The Environment and Human Health Two types of Environment

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					The Environment and Human Health

Two types of Environment:
     Natural Environment
- encompasses all living and non-living things occurring naturally on Earth.

           Built Environment
- refers to the man-made surroundings that provide the setting for human activity.

Environmental factors which affect human health:

    AIR QUALITY- is defined as a measure of the condition of air relative to the requirements of one or
    more biotic species and or to any human need or purpose.

    Most common Air Pollutants:

    a) Carbon Dioxide and Methane

    Carbon Dioxide (CO2) – a colorless, odorless non-toxic greenhouse gas associated with ocean
    acidification, emitted from sources such as combustion, cement production, and respiration.
Methane (CH4) – a non-toxic greenhouse gas but is extremely flammable and may form explosive
mixtures with air.

Health Effects:
 CO2 and CH4 contribute to enhanced global warming which affects human health.
 Methane is an asphyxiant gas

b) Particulate Matter - consists of a complex mixture of solid and liquid particles of organic and
   inorganic substances suspended in the air

Major Components of PM:
 Sulfate                                                   Sodium Chloride
 Nitrate                                                   Carbon
 Ammonia                                                   Mineral dust and water

Two Classifications of PM:
 PM10 - particles with aerodynamic diameter of 10 µm
 PM2.5 - particles with aerodynamic diameter of 2.5 µm

Health Effects:
 contributes to the risk of developing cardiovascular and respiratory diseases, as well as of lung

c) Chlorofluorocarbon (CFC) - is an organic compound that contains carbon, chlorine and fluorine,
   produced as a volatile derivative of methane and ethane.

Health Effects:
 Overexposure may cause dizziness, loss of concentration, Central Nervous System depression
   and cardiac arrhythmia.
 It can cause asphyxiation in confined spaces

d) Sulfur Dioxide (SO2) - a colorless gas with a sharp odor and is produced from the burning of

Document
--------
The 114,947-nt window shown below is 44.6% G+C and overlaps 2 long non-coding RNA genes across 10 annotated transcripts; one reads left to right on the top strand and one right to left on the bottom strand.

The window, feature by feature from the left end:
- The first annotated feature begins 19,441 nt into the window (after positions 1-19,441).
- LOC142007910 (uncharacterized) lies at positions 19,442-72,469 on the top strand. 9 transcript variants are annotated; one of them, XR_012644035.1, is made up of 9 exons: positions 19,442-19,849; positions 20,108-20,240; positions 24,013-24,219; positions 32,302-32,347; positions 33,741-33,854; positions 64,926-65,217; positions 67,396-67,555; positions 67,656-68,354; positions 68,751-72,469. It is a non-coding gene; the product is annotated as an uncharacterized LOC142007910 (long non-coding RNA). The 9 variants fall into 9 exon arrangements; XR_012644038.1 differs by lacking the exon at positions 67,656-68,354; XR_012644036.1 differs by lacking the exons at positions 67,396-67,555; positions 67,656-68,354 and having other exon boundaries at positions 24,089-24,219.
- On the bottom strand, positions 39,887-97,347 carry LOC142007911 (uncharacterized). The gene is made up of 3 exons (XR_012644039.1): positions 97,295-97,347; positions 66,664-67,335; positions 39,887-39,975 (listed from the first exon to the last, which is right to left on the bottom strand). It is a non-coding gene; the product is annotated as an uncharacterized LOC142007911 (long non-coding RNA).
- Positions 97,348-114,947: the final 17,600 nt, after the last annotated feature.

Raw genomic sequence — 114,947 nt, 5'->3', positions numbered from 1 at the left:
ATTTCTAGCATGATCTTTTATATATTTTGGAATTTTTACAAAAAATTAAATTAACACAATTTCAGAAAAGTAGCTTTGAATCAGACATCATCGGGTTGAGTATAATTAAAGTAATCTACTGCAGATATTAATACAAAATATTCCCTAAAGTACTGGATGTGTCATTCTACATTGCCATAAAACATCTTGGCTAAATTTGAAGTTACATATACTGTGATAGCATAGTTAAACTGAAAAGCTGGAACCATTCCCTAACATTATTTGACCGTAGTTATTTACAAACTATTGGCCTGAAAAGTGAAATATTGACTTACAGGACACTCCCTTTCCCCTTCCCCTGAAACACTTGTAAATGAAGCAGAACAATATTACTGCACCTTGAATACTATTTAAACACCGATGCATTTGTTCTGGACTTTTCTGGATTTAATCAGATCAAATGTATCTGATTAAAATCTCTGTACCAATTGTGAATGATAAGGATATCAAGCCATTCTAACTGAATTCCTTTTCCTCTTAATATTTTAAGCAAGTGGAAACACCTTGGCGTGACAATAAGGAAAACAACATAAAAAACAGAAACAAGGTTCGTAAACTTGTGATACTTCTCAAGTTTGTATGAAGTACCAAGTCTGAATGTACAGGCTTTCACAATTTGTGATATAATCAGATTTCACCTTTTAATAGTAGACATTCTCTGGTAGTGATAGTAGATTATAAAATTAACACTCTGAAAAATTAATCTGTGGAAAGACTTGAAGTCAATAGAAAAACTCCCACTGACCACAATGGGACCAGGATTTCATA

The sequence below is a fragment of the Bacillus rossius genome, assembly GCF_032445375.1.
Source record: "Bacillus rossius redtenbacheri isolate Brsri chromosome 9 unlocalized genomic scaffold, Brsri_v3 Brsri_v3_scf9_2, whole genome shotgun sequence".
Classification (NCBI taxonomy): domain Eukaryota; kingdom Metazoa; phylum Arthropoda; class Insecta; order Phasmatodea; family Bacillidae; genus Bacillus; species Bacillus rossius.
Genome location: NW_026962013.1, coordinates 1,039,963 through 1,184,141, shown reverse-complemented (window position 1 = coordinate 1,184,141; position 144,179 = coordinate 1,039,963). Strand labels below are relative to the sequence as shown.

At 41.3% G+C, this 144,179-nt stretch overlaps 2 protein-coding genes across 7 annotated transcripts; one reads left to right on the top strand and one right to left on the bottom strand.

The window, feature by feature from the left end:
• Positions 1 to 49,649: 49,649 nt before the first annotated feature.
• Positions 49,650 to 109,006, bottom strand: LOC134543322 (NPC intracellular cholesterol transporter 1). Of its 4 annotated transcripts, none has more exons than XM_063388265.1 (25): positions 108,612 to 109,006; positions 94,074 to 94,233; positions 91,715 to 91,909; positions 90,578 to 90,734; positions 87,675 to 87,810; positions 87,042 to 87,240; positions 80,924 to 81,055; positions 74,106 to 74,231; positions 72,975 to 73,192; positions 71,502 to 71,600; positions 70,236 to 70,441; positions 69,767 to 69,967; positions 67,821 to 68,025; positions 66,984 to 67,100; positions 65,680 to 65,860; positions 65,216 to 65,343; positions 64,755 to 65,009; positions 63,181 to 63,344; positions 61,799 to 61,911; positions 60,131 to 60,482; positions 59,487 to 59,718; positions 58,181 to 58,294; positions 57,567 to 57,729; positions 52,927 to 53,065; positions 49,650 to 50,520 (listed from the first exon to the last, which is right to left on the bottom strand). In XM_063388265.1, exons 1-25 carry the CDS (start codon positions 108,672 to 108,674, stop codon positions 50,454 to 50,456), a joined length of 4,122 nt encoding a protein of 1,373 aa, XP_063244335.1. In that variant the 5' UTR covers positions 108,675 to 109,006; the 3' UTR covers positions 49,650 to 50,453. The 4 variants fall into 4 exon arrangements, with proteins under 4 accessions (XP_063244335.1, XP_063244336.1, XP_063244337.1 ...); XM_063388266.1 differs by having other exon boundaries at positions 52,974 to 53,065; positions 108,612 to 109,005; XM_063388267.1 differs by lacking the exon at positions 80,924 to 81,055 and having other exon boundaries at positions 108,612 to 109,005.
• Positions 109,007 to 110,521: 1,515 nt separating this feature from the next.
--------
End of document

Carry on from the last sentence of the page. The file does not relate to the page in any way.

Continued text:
fossil fuels and the smelting of mineral ores that contain sulfur.

Health Effects:
    can affect the respiratory system and the functions of the lungs causes irritation of the eyes.
    causes coughing, mucus secretion, aggravation of asthma and chronic bronchitis.

e) Ozone (O3) - formed by the reaction with sunlight of pollutants such as nitrogen oxides and
   volatile organic compounds.

Health Effects:
    can cause breathing problems, trigger asthma, reduce lung function and cause lung diseases.

f) Nitrogen Dioxide (NO2) - a reddish brown gas with a pungent and irritating odor. It transforms in
   the air to gaseous nitric acid and toxic organic nitrates.
Health Effects:
    can irritate the lungs and lower resistance to respiratory infection.

WATER QUALITY - is defined as the physical, chemical and biological characteristics of water.

Water pollutants which may be present in our Drinking Water:

a) Microorganisms
   – bacteria, viruses and parasites

     Health Effects:
      waterborne diseases caused by drinking water polluted with microorganisms include typhoid,
        ameobiasis, giardiasis, ascariasis and hookworm.

b)   Synthetic Organic Chemicals (SOCs)

c) Additives like Chlorine
   a. disinfection by-products – toxic chemicals formed by the combination of chlorine and
      organic chemicals in water (ex.: THM)

d) Inorganic Chemicals and Metals
   – toxic minerals like lead, mercury and arsenic

     Health Effects:
      conditions related to water polluted by chemicals include:
             Cancer, including prostrate cancer and non-Hodgkin’s lymphoma
             Hormonal problems that can disrupt reproductive and developmental processes
             Nervous system damage
             Liver and kidney damage
            Exposure to mercury may cause:
           (in the womb): neurological problems including slower reflexes, learning deficits, delayed
           or incomplete mental development, autism and brain damage.
           (in adults): Parkinson’s disease, multiple sclerosis, Alzheimer’s disease, heart disease and
           even death

 Waterborne diseases caused by polluted Recreational Water:
        Rashes, ear ache and pink eye
        Respiratory infections
        Hepatitis, encephalitis, gastro enteritis, diarrhea, vomiting and stomach aches


a) PCB (Polychlorinated Biphenyl)